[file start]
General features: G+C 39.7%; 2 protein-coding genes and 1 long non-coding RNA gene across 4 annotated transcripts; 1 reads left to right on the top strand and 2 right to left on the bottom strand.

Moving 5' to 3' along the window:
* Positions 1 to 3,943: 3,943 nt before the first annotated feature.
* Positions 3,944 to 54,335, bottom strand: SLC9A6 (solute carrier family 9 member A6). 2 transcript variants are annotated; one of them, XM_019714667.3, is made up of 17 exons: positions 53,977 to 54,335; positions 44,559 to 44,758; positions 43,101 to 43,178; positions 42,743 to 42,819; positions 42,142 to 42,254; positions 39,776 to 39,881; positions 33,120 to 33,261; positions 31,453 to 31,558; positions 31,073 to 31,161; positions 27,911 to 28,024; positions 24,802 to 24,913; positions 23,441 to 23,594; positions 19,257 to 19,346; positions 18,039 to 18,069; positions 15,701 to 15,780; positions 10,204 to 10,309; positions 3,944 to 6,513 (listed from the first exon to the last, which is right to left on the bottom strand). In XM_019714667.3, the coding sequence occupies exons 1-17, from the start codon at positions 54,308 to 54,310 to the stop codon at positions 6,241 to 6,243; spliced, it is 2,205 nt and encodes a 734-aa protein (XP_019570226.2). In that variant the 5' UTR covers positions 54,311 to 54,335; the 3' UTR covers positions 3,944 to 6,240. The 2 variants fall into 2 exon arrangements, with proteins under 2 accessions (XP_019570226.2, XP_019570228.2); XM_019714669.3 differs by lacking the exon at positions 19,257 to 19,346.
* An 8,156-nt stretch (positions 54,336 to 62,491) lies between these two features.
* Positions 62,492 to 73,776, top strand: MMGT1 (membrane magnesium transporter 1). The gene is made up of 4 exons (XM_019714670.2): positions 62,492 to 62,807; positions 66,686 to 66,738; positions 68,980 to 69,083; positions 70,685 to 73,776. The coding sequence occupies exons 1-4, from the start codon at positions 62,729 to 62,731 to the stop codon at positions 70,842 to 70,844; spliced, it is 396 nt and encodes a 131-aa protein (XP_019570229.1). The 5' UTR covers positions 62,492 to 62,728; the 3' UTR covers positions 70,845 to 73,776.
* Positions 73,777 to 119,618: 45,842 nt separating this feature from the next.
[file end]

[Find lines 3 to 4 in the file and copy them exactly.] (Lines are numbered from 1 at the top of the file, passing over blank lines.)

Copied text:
* Positions 1 to 3,943: 3,943 nt before the first annotated feature.
* Positions 3,944 to 54,335, bottom strand: SLC9A6 (solute carrier family 9 member A6). 2 transcript variants are annotated; one of them, XM_019714667.3, is made up of 17 exons: positions 53,977 to 54,335; positions 44,559 to 44,758; positions 43,101 to 43,178; positions 42,743 to 42,819; positions 42,142 to 42,254; positions 39,776 to 39,881; positions 33,120 to 33,261; positions 31,453 to 31,558; positions 31,073 to 31,161; positions 27,911 to 28,024; positions 24,802 to 24,913; positions 23,441 to 23,594; positions 19,257 to 19,346; positions 18,039 to 18,069; positions 15,701 to 15,780; positions 10,204 to 10,309; positions 3,944 to 6,513 (listed from the first exon to the last, which is right to left on the bottom strand). In XM_019714667.3, the coding sequence occupies exons 1-17, from the start codon at positions 54,308 to 54,310 to the stop codon at positions 6,241 to 6,243; spliced, it is 2,205 nt and encodes a 734-aa protein (XP_019570226.2). In that variant the 5' UTR covers positions 54,311 to 54,335; the 3' UTR covers positions 3,944 to 6,240. The 2 variants fall into 2 exon arrangements, with proteins under 2 accessions (XP_019570226.2, XP_019570228.2); XM_019714669.3 differs by lacking the exon at positions 19,257 to 19,346.